De tiende-eeuwse Heilig-Kruiskapel in Utrecht en haar relatie met Willibrord
For centuries the Holy-Cross chapel (Heilig-Kruiskapel) stood between St Martin's cathedral church (domkerk or Sint-Maartenskerk) and St Saviour or Oldminster church (Sint-Salvatorkerk or Oudmunsterkerk) in Utrecht. In medieval historiography this cruciform little building was regarded as a church founded by the Anglo-Saxon missionary Willibrord at the end of the eighth century and devoted to the Holy Cross. According to the oldest historiography this church was situated next to St Martin's church that Willibrord had built on the foundations of an older church.
After excavations since 1929 archaeologist A.E. Giffen concluded that the Holy-Cross chapel did not date from Willibrord's time but from the tenth or eleventh century. However, in 1992 te Utrecht archaeologist H.L. de Groot put forward the remarkable idea that the chapel did date from Willibrord's time after all and that it had to be a St Martin's church built by this missionary.
In 1993 a renewed excavation of the chapel took place. Charcoal samples found in the masonry were dated by the 14C-dating method. The results pointed at a dating in the tenth or eleventh century, as suggested by Van Giffen. In 2000 this was further worked out in this periodical on archaeological grounds by archaeologist C.A.M. van Rooijen.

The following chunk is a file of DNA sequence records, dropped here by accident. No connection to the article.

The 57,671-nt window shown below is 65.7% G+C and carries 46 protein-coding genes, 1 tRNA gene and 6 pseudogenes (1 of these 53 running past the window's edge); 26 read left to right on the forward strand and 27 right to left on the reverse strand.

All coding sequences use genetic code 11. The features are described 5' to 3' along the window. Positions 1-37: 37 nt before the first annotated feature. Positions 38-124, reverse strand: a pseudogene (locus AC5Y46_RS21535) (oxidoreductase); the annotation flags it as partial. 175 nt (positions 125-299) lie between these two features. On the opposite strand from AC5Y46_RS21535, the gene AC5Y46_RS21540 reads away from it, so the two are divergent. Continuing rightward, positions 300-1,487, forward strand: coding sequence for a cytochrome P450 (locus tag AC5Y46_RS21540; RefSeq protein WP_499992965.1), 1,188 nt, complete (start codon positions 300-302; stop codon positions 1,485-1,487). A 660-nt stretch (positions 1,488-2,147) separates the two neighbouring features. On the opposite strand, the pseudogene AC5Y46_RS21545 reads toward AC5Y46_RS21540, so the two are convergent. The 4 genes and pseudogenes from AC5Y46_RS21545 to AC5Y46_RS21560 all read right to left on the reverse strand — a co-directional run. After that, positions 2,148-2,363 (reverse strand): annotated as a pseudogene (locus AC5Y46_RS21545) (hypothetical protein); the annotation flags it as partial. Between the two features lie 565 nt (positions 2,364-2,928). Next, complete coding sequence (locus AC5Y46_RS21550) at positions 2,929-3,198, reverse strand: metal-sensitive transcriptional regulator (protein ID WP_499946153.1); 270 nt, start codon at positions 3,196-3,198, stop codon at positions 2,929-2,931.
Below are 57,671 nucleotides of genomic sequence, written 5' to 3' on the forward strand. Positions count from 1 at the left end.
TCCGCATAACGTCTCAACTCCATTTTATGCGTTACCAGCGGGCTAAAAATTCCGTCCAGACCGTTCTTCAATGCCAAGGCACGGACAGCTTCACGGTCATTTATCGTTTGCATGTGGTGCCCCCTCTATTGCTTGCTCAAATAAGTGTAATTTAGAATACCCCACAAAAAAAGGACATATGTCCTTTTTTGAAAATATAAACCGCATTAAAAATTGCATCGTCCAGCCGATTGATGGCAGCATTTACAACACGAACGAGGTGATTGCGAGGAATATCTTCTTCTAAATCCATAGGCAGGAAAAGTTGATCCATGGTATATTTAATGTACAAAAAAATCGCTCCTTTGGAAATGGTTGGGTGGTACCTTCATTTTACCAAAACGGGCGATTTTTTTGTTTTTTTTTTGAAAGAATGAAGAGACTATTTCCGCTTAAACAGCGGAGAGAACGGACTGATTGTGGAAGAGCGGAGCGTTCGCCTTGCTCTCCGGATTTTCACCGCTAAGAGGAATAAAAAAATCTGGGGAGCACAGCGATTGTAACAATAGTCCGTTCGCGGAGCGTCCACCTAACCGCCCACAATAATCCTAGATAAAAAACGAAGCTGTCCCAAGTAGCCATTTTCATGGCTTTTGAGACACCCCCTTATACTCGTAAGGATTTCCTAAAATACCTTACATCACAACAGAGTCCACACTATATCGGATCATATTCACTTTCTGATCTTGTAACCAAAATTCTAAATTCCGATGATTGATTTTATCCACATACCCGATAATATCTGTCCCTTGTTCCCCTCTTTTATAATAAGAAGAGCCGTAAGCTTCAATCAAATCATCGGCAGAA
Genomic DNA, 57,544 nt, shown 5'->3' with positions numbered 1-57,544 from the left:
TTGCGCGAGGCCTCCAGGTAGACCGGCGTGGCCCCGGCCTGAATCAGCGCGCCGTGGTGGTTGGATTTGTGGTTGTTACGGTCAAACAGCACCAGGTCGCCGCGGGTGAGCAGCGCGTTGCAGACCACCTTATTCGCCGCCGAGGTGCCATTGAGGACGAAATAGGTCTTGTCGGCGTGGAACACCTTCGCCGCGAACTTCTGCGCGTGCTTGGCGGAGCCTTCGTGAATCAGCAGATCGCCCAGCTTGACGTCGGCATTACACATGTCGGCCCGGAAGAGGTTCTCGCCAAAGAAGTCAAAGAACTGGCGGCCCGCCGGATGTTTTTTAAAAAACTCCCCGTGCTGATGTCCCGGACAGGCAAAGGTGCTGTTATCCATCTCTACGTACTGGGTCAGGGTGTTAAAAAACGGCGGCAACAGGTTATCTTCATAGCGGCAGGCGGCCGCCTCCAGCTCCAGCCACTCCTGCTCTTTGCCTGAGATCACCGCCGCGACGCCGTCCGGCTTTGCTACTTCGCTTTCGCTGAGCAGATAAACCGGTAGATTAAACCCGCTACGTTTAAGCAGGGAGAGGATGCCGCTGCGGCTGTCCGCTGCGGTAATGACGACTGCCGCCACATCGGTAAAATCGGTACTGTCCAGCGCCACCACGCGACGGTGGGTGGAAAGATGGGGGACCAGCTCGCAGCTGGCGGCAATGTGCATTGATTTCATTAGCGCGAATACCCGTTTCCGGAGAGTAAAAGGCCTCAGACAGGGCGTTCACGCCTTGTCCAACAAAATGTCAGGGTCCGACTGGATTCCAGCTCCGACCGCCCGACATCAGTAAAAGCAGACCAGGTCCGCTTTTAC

However, the question remained why in the Middle Ages - already from the early twelfth century onward at least - the chapel was regarded as having been founded by Willibrord in the eighth century. This problem can be solved by assuming that the first St Saviour's church of Willibrord - to be equated with the Holy Cross and not with St Martin - consisted of (a part of) the former Roman main building, the principia. The clergy living in monastic community was also housed in this building.
Indications for this are two nearly contemporary biographies of saints from the eighth century. One vita describes how the dying abbot Gregorius had himself taken in front of the church door, where he died shortly afterwards, and the other mentions that when he stayed in Utrecht the missionary Liudger often slept 'on the attic of the church of St Saviour that Willibrord had built'. These statements are more comprehensible when we assume that the church and monastery were in one and the same building, probably the principia dating back to Roman times.
After this main building had been demolished in the tenth century, the Holy-Cross chapel was built from the reclaimed materials, half on top of the former main building. In later centuries people came to regard this chapel as a church built by Willibrord. initially as the first St Saviour's church, and since the seventeenth century, completely erroneously, as the first St Martin's church.
Copyright (c) 2008 Charlotte J.C. Broer, Martin W.J. de Bruijn
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